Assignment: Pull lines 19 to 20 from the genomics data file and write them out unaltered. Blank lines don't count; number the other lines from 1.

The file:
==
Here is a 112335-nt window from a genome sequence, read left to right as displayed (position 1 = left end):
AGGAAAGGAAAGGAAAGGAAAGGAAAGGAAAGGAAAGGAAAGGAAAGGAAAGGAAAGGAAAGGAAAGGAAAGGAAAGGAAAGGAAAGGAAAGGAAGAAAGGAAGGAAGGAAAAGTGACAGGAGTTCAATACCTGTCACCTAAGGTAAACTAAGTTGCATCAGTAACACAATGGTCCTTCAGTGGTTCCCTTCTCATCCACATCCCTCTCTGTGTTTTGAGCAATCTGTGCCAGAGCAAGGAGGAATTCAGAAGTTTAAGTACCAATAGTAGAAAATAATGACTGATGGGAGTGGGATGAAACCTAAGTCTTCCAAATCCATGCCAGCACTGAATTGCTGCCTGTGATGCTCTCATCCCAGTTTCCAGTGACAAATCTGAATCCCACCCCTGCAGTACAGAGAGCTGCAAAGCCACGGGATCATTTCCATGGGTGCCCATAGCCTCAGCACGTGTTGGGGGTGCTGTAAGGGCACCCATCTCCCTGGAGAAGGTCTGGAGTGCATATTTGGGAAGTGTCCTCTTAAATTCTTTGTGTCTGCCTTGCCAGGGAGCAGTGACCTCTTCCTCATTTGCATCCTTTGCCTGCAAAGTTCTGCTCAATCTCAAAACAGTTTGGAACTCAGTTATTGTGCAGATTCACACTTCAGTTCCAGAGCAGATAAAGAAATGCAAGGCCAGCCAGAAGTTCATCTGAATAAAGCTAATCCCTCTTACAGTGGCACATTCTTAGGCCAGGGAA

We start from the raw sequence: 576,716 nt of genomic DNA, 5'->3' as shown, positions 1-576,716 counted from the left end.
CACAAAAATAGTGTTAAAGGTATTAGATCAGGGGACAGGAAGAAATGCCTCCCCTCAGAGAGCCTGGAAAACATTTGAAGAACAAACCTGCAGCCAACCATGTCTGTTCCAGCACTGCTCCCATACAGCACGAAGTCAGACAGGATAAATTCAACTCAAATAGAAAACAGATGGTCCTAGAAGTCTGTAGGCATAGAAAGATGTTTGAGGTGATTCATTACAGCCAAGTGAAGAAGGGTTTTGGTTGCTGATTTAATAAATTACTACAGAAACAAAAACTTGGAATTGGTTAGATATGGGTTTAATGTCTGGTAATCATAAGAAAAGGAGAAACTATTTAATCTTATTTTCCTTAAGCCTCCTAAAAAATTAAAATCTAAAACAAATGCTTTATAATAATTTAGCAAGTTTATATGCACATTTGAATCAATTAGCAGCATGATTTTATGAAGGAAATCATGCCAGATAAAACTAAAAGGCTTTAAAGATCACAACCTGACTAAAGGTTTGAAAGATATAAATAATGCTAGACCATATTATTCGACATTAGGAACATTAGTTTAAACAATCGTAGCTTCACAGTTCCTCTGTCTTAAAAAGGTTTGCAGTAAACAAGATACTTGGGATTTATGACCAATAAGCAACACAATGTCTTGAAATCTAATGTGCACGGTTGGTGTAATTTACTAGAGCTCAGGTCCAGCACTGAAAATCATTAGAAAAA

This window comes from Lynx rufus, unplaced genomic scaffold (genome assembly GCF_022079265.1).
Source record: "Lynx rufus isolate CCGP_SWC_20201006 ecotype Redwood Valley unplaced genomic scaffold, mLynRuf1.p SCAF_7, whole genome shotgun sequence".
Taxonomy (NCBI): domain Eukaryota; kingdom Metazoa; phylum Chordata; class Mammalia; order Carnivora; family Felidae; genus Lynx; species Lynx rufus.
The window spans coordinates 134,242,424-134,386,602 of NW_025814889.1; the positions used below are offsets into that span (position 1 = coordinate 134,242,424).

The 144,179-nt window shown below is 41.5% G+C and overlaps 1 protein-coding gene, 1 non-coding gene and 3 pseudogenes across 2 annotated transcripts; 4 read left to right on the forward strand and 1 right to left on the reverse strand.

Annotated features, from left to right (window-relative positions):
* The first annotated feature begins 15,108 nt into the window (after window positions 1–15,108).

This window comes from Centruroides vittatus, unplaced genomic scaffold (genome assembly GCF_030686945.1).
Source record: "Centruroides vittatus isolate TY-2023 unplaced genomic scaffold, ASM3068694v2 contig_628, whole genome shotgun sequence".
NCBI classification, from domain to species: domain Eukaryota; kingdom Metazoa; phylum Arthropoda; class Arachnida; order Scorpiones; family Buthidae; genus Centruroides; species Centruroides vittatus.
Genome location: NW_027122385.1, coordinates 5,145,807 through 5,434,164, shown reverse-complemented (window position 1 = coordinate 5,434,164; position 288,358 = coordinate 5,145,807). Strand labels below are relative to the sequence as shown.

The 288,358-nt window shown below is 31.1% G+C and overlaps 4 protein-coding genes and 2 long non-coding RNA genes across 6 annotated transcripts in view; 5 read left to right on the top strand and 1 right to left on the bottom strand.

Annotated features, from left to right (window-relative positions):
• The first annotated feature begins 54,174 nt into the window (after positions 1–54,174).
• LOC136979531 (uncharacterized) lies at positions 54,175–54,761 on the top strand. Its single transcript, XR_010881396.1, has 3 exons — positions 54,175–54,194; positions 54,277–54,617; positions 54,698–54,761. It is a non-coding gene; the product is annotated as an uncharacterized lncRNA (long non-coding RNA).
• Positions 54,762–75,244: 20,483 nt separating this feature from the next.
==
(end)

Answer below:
• LOC136979531 (uncharacterized) lies at positions 54,175–54,761 on the top strand. Its single transcript, XR_010881396.1, has 3 exons — positions 54,175–54,194; positions 54,277–54,617; positions 54,698–54,761. It is a non-coding gene; the product is annotated as an uncharacterized lncRNA (long non-coding RNA).
• Positions 54,762–75,244: 20,483 nt separating this feature from the next.